Time and time again, the positions he has taken regarding companion animals have vexed those of us who have dedicated ourselves to saving the lives of animals. But perhaps there is a simple, logical explanation. Perhaps Wayne Pacelle behaves as though he doesn’t care about animals because, by his own actions and admissions, he doesn’t.
When he was with the Fund For Animals, Pacelle was quoted as saying:
I don’t have a hands-on fondness for animals. To this day I don’t feel bonded to any non-human animal.
Admittedly, that was over a decade ago. But in this month’s Los Angeles Times feature, the reporter writes:
For years, Pacelle did not even have a pet. But when [his girlfriend] moved in with him, she brought along her cat, Libby.”
He’s interesting with animals… He doesn’t want to bother them or invade their space. He’s like ‘Hello, Libby.’“ She imitated a formal, masculine voice, then laughed. “I just want to swoop her up and bury my head in her fur. He just lets her be. So, of course, she just crawls on the counters and he lets her crawl up and sit on his chest. If he needs to work, he’ll ask me to remove her.”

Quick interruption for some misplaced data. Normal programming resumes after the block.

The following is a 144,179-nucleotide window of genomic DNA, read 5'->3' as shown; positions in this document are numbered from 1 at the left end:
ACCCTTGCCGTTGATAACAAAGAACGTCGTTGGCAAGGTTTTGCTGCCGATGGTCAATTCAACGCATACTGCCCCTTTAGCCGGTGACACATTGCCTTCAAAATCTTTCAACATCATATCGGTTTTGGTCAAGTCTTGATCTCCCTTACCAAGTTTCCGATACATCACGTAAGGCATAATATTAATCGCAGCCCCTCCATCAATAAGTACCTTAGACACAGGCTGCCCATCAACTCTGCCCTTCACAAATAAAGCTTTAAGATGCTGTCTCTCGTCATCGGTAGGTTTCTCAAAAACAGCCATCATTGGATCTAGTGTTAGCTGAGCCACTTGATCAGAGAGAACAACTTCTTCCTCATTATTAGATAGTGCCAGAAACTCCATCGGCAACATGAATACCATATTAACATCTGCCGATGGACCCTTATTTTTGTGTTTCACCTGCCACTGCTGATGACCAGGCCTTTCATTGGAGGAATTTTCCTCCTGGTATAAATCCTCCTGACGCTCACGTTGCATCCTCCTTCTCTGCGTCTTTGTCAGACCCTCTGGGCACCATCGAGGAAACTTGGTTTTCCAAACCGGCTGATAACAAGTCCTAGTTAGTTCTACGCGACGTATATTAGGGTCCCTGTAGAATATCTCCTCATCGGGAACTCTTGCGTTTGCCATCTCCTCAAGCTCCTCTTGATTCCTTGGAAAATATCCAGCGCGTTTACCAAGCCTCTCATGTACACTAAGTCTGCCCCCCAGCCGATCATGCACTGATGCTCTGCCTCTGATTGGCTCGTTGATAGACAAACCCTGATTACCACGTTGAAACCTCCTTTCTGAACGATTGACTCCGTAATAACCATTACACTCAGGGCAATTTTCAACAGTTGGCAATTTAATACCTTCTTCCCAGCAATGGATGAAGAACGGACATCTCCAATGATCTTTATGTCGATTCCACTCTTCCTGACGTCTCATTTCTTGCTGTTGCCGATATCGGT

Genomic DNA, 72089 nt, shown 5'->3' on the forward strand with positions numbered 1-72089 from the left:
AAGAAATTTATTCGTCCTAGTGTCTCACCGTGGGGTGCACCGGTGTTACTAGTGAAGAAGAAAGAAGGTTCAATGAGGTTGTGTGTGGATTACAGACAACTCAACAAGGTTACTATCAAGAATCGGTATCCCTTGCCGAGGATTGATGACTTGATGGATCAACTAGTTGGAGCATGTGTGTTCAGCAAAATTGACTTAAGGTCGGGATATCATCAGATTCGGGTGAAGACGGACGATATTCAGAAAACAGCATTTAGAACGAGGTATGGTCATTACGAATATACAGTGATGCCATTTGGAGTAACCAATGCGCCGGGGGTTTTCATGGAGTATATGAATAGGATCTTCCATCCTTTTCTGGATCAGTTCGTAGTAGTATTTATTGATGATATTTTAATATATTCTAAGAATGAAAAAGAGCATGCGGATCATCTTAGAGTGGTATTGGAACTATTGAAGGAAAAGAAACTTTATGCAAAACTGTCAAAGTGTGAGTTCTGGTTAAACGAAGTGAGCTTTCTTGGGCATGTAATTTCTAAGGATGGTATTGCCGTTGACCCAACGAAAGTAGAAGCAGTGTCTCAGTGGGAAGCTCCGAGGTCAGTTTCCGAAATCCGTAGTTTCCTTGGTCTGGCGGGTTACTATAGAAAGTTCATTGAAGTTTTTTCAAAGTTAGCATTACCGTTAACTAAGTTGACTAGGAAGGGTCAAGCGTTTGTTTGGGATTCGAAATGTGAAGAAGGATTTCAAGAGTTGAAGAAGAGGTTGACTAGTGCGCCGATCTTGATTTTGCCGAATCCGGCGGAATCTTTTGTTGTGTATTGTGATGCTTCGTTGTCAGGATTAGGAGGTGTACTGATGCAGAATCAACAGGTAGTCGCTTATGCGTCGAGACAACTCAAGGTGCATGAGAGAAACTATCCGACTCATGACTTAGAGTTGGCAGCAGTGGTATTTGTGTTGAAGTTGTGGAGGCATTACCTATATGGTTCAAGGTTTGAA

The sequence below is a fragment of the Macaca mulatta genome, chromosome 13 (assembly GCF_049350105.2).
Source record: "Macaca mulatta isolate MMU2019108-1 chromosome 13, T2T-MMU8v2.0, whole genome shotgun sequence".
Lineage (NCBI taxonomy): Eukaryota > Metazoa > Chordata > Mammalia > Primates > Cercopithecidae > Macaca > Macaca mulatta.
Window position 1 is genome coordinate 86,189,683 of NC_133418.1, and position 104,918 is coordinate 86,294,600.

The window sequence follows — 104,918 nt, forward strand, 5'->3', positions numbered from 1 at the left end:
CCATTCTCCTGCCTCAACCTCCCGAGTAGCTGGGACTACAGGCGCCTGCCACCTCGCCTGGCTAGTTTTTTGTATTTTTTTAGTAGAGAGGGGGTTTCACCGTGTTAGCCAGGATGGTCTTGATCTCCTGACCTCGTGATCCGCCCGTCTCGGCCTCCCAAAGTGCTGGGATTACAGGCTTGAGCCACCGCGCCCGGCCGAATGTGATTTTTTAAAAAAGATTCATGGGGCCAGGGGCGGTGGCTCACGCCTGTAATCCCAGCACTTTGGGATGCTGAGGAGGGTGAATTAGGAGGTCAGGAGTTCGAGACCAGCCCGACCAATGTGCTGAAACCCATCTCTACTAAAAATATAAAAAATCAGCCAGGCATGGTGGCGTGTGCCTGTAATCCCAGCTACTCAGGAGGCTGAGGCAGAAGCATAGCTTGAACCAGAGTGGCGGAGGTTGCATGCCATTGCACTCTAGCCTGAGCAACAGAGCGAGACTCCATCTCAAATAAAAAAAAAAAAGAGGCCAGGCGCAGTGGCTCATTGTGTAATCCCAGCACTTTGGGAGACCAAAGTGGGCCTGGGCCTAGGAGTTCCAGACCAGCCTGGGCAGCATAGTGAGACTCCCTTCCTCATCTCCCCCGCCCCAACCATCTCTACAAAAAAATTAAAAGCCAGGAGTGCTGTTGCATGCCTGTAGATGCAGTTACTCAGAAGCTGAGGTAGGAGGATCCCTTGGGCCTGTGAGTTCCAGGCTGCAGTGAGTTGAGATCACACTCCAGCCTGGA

Despite the facile attempt to spin this into a positive, for those of us who have deep and meaningful relationships with animals, this description is disturbing. He doesn’t share his life with animals. He doesn’t feel compelled to rescue one from death row at any of the shelters he defends or promotes at his conferences. In fact, he has no real relationship with even his girlfriend’s cat who now lives in his home.
Don’t the five million animals facing certain and yet unnecessary deaths in our nation’s regressive shelters and pounds deserve to have a dedicated, passionate animal lover who is motivated by those very qualities overseeing the organization that has the greatest potential to bring that national tragedy to a speedy and final end?
Don’t donors to HSUS, who send that organization their hard earned dollars to the tune of over $100 million a year under the belief that their donations are going to be used to save animals, deserve to have an earnest individual who shares their values towards animals making decisions about how that organization’s influence and capital can best be expended to further that cause?
In other words, shouldn’t a love for animals be a qualification for running HSUS since right now, it doesn’t appear to be? Is it any surprise then that HSUS under Pacelle continues to champion shelter policies which reflect a lack of caring for animals?
Perhaps he is thus unable to advocate for a nobler and just future for companion animals because he does not know what that future should look like. And he doesn’t know because he does not hurt at the thought of all the beings needlessly put to death. He fails to find it abhorrent. And he can’t even call it for what it is: a slaughter—something he has said is a “lamentable” choice of words when others have used it, because in his view, it is nothing more than “humane euthanasia.”